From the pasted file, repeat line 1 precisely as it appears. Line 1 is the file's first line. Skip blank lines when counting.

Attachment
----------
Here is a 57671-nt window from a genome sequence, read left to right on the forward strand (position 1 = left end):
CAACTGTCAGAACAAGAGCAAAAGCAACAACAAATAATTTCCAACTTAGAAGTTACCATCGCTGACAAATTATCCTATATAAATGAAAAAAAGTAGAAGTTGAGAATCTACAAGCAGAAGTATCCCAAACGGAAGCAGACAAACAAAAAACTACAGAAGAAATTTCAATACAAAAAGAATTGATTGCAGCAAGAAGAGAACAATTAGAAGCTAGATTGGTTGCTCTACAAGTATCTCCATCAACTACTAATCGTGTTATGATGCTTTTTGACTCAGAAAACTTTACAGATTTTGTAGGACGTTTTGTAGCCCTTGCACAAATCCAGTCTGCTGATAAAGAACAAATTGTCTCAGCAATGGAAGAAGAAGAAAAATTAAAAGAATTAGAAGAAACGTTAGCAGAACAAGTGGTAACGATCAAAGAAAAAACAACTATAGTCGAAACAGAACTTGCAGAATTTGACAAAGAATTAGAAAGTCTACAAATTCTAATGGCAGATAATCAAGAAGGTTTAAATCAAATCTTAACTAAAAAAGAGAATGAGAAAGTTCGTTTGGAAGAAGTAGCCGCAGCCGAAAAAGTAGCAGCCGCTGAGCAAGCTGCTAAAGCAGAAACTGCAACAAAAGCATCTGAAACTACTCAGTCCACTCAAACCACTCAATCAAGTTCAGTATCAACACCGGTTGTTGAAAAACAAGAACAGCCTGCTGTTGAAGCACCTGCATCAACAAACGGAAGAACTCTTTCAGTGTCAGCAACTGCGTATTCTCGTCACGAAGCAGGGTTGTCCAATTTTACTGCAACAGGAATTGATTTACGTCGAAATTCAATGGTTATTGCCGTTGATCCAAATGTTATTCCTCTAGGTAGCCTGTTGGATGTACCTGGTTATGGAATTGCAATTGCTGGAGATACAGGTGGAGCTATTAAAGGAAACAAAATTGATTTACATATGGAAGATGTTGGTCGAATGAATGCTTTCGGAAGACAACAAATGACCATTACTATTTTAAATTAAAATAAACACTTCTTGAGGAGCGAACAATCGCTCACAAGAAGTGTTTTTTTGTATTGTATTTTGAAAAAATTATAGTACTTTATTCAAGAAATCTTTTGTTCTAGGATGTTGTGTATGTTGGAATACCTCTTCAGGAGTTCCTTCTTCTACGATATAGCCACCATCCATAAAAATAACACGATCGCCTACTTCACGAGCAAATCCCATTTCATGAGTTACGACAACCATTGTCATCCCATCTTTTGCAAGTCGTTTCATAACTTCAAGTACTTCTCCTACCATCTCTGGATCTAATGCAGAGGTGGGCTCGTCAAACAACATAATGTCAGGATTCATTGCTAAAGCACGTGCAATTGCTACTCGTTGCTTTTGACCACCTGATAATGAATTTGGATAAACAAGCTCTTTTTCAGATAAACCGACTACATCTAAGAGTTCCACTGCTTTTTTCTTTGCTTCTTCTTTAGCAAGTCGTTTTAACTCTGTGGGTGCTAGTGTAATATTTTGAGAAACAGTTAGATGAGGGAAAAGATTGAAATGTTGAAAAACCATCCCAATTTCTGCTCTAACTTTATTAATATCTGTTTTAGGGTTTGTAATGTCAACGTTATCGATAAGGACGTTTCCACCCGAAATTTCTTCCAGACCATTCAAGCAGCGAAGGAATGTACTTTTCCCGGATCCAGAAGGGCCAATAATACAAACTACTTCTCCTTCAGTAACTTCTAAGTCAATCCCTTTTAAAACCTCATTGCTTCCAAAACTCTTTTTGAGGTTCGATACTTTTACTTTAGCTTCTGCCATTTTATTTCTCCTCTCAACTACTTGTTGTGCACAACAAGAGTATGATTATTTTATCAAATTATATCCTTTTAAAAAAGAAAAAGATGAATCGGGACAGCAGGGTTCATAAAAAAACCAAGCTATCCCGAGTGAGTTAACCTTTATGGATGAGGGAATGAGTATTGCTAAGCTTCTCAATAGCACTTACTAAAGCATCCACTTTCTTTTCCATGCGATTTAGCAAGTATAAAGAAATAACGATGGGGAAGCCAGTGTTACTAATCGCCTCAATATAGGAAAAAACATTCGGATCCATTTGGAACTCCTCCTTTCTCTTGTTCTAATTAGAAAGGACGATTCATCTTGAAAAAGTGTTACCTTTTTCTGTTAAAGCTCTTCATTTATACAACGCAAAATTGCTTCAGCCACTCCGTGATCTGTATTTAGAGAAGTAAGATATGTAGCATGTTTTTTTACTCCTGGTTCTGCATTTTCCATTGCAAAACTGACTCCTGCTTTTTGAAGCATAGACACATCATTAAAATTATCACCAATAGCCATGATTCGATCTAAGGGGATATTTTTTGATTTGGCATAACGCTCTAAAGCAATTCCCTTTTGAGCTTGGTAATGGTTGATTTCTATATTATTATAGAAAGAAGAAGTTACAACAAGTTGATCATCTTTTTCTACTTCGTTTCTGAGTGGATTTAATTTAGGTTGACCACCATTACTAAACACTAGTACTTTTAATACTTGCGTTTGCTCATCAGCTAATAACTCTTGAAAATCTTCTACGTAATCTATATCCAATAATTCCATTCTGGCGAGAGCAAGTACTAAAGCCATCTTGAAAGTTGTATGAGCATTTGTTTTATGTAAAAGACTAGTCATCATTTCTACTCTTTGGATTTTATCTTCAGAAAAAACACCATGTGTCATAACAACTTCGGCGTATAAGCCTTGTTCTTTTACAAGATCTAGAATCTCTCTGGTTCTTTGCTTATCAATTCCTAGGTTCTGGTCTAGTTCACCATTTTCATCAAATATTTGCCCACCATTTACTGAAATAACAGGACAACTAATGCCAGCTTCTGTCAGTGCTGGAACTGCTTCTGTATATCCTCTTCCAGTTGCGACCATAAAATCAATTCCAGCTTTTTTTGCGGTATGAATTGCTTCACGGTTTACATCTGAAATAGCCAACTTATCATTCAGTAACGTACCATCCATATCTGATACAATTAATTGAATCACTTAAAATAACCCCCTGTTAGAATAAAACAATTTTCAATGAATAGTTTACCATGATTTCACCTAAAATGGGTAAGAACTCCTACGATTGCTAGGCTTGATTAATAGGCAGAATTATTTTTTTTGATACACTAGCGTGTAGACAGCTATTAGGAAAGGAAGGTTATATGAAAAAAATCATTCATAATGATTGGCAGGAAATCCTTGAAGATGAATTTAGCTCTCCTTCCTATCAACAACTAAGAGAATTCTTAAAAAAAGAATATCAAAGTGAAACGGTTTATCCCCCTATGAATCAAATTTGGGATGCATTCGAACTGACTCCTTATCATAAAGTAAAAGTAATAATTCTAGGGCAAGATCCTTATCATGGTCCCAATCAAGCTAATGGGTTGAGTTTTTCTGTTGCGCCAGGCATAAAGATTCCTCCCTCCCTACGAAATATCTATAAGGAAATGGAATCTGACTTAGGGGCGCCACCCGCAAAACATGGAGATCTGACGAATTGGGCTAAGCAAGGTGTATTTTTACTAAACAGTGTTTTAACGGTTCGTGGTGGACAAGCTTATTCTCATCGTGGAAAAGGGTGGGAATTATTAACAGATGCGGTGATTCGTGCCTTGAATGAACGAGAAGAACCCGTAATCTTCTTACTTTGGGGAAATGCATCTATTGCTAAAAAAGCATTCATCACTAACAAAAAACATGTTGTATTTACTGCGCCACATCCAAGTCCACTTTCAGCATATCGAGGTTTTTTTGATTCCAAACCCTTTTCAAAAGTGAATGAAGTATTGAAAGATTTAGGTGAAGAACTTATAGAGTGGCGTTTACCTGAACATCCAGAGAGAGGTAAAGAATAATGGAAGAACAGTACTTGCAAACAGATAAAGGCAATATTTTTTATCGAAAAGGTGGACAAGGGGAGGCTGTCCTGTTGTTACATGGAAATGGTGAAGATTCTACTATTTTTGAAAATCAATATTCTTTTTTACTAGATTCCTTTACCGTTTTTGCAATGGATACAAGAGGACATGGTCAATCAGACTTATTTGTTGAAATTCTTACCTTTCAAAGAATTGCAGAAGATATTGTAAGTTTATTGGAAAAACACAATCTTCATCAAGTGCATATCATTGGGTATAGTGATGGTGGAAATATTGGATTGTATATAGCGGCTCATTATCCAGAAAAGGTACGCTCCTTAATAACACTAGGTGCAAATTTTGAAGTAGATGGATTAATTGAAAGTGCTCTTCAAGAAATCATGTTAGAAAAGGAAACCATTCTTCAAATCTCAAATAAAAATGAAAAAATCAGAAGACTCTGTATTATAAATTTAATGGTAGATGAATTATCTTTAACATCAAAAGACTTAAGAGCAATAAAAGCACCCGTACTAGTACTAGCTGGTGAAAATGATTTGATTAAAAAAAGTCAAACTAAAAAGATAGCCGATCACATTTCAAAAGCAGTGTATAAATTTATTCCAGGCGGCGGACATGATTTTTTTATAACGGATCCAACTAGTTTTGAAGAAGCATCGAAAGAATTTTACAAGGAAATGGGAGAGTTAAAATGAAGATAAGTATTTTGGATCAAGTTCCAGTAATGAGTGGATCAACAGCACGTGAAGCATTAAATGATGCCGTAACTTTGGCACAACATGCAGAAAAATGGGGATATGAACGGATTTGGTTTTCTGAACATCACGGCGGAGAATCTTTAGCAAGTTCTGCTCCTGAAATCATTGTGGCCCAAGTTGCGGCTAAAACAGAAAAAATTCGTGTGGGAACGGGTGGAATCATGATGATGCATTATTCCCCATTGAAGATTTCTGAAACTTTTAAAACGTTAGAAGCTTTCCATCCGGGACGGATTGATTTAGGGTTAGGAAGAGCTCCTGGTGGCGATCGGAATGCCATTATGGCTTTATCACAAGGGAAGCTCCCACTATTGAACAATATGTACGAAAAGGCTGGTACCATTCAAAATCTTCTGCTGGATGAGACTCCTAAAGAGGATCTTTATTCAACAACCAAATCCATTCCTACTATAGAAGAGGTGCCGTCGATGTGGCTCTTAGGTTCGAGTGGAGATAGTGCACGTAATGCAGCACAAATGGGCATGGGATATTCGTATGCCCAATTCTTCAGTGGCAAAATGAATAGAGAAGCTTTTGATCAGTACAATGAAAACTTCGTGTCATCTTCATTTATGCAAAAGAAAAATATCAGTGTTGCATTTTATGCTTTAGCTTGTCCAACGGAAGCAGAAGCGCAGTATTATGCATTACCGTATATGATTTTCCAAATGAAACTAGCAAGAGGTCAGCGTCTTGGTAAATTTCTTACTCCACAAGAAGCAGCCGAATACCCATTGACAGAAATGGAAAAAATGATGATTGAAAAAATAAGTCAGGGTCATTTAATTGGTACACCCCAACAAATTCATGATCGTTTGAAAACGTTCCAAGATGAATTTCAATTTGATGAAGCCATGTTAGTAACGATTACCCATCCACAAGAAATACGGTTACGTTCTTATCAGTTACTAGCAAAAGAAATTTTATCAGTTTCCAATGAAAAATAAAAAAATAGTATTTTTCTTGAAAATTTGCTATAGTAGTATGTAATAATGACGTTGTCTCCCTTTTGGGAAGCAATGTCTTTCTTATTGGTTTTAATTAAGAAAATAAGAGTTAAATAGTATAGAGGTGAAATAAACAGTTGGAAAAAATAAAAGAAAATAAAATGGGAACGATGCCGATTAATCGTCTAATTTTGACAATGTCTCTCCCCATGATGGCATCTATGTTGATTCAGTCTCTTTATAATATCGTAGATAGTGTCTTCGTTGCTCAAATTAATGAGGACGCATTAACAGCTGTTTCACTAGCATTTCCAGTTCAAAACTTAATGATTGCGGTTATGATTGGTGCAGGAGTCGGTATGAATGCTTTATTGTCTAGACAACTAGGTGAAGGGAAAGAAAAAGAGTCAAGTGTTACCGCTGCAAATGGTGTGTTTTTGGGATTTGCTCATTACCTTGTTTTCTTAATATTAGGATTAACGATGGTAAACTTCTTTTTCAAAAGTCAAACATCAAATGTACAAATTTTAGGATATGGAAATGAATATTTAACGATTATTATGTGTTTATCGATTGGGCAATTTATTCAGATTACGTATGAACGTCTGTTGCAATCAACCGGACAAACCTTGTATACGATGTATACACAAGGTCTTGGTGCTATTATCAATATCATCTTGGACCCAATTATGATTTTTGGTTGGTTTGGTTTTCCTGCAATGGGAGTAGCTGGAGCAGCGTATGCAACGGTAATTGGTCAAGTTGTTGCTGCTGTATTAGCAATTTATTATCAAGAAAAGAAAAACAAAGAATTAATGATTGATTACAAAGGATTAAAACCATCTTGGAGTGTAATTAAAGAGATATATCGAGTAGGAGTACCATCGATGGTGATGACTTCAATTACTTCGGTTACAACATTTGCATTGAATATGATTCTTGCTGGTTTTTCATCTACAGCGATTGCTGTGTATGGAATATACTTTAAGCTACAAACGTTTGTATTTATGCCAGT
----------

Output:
Here is a 57671-nt window from a genome sequence, read left to right on the forward strand (position 1 = left end):